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Double whammy
Peak oil and climate change

2 September 2005

While we still struggle to learn about and understand the magnitude of human tragedy inflicted on the Southern US by Hurricane Katrina, especially around New Orleans, it now becomes clear that the world is facing a double whammy: climate change and peak oil happening at the same time.

In a recent issue of the New Scientist evidence was presented by Utrecht University that glaciers had reached a peak sometime in the early 19th century, long before industrialization, and have been in retreat since then. We seem to be looking, therefore, at a combination of a rebound from the little ice age and human-induced greenhouse gas effects compounding each other.

The physical laws of nature are all non-linear -– very often meaning that a small change in one parameter, like temperature, can lead to a big change in weather events and ultimately climate change.

United States’ oil production peaked in 1970, with a second, lower peak in the mid 80s resulting from the Alaska oil discoveries. In the meantime, as depletion in US on-shore fields continues unabated – despite the application of the most modern technology – the focus of oil production has shifted to off-shore fields in the Gulf of Mexico. Thirty per cent of US production is now highly vulnerable to hurricanes, and that at a time of year when global seasonal demand surges by 2 million barrels/day. According to the US Energy Information Administration (here), Hurricane Katrina reduced Gulf of Mexico production by 1.3 million barrels/day or 90 per cent of the total. In other words, we can expect these events to occur frequently, probably annually.

As spare capacity will remain tight until the world reaches peak oil in the next years, it is quite likely that this peaking will occur in the fourth quarter of the peak year. In April this year, Chris Skrebowski, member of the London based Oil Depletion Analysis Centre and editor of the professional oil and gas journal Petroleum Review, published a list of new oilfield projects coming on-stream up to 2012, an update of his earlier mega projects study which started in early 2004. According to this list, by 2008, 780 Kb/day in new capacity is expected to come from the Gulf of Mexico – oil urgently needed to offset rampant decline in many oil provinces around the world. There can be no doubt that these new projects are now being delayed. A new platform, Thunderhorse, (200 Kb/day), for example, was already listing after the season’s first hurricane passed over it. This will worsen the situation resulting from the damage to existing facilities. The US Coast Guard reports that 20 oil rigs and platforms are missing after Katrina.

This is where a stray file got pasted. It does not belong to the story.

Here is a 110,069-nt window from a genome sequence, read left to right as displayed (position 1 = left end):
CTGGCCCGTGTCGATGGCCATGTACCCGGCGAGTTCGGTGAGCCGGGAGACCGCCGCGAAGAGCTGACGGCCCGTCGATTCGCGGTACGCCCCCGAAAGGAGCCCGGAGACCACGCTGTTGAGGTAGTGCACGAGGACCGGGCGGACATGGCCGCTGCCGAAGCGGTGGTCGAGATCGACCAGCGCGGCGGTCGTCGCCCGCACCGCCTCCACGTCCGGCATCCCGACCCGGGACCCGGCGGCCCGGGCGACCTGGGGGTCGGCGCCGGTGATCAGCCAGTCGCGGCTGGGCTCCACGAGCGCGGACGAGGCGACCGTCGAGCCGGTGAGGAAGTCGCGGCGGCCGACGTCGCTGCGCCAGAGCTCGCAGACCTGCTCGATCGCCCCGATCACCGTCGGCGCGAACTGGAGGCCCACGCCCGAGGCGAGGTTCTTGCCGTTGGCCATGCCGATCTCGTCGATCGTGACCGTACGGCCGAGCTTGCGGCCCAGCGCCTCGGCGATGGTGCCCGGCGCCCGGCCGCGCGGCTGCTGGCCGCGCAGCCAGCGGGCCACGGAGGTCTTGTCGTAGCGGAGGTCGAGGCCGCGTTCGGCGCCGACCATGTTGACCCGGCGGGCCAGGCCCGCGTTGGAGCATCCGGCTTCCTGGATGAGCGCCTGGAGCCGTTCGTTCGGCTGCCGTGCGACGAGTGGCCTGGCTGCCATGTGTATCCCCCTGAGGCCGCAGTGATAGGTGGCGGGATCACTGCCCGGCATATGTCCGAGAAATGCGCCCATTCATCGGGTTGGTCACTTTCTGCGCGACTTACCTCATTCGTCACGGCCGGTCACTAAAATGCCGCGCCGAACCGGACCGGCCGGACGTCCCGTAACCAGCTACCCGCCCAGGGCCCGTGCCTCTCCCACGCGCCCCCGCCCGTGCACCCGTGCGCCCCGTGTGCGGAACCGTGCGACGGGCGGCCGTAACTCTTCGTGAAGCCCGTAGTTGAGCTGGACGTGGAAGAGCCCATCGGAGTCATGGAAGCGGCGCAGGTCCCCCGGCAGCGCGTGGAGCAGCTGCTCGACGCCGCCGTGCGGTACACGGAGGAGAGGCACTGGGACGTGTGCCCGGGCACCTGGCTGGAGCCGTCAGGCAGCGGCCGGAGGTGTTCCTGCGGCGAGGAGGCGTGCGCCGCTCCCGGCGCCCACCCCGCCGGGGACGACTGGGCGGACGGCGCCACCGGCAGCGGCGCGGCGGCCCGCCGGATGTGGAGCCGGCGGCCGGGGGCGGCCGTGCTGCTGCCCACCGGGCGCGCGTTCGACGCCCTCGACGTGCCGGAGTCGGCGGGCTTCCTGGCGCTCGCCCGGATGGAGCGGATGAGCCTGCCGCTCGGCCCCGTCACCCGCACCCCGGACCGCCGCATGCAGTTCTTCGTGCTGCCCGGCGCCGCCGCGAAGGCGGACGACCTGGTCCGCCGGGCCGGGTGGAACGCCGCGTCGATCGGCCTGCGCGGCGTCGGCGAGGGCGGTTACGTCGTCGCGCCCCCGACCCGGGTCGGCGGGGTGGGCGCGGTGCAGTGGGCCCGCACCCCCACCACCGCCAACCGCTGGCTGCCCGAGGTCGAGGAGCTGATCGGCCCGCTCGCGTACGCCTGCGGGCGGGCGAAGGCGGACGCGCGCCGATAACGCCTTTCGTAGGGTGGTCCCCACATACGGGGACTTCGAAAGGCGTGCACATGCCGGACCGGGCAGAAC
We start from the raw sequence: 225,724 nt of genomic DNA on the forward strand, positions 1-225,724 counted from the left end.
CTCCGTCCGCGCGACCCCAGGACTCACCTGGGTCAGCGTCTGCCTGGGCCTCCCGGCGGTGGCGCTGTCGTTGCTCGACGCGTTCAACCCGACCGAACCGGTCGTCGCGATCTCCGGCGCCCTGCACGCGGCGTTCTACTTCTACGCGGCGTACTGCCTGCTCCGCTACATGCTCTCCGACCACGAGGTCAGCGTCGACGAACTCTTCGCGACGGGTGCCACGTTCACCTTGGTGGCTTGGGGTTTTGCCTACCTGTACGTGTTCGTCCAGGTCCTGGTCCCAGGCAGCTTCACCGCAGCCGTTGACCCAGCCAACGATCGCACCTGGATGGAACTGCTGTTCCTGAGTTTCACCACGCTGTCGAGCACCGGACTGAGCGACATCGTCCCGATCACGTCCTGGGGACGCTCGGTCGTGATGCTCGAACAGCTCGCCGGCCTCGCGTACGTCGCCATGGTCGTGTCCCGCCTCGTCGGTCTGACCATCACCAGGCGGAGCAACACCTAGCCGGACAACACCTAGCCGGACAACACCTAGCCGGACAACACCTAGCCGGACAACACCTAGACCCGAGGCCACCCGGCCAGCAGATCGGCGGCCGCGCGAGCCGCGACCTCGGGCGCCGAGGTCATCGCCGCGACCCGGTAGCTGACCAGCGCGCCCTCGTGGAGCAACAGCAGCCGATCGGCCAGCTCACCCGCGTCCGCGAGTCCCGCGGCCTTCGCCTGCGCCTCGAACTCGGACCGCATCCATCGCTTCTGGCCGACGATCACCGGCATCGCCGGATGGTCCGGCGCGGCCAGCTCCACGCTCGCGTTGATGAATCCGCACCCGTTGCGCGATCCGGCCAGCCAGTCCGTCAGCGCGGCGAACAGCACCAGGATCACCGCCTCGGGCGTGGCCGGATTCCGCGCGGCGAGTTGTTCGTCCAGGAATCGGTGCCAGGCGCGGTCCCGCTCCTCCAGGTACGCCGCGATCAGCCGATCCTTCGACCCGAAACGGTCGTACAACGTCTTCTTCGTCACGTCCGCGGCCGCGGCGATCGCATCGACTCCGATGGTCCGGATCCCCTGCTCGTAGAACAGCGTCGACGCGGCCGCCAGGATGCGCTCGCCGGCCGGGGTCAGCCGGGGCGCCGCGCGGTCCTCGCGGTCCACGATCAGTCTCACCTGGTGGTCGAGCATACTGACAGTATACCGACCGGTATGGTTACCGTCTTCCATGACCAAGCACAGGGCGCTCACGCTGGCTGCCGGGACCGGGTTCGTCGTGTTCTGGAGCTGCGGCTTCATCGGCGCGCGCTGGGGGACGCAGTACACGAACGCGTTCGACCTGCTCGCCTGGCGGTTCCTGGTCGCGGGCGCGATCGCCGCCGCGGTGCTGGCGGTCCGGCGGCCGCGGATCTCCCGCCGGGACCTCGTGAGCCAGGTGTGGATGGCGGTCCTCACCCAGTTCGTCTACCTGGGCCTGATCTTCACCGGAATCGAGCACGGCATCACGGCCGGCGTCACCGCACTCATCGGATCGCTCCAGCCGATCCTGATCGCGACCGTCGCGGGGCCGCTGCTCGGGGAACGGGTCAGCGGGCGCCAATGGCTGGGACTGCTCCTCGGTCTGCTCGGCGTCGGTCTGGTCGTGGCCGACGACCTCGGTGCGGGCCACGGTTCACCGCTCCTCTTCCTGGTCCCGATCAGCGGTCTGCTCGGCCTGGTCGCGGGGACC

Gulf of Mexico hurricanes will therefore result in an earlier peak year around a bumpy oil production plateau, possibly with multiple peaks. The situation will be very confusing. It will be even more difficult now to detect the absolute peak than was described in Matthew R. Simmons’ recent book Twilight in the Desert – the coming Saudi Oil Shock and the World Economy, in which he warned that Saudi Arabia might have reached the end of secondary oil recovery, to be followed by a slow, costly, tertiary phase in which oil left behind in the two previous oil production phases will have to be pumped out – in ever declining quantities – as has been happening in the US for three decades.

In the meantime, the Australian Government continues business as usual and is in full denial mode over coming oil shortages and increasing oil prices. In a recent presentation of a working paper entitled Is the world running out of oil, a review of the debate by the Bureau of Transport and Regional Economics (BTRE) in Canberra, the classic view of economists prevailed: market forces will result in higher prices which will bring about increasing oil production. The bureau ignores what is happening around us. Higher oil prices have now brought two Australian companies – highly dependent on oil prices – to decrease staff levels: Qantas, to compensate for rising fuel costs and Holden, to cut production of their fuel inefficient cars. The job cuts confirm what Simmons said about suppliers: “if they cannot make money, they quit”.

Now, politicians are quitting, too. We urgently need a set of responsible leaders to bring us through the coming crisis … and an electorate that forces the twin issues of peak oil and climate change to the top of the agenda.


We’re not running out of oil … yet
(but we’re running out of time to prepare for Peak Oil)

Sydney civil engineer MATT MUSHALIK takes a cool, rational, look at the world’s rapidly-approaching energy crisis.

Not a week passes without media reports on rising petrol prices and tight oil supplies. Often the impression is given that we’re dealing with a temporary coincidence of unrelated events and that oil prices will go back to “normal”. Few of these articles analyse the situation in enough detail to explain the root cause – the successive and continuous peaking of oil production in many oil producing countries.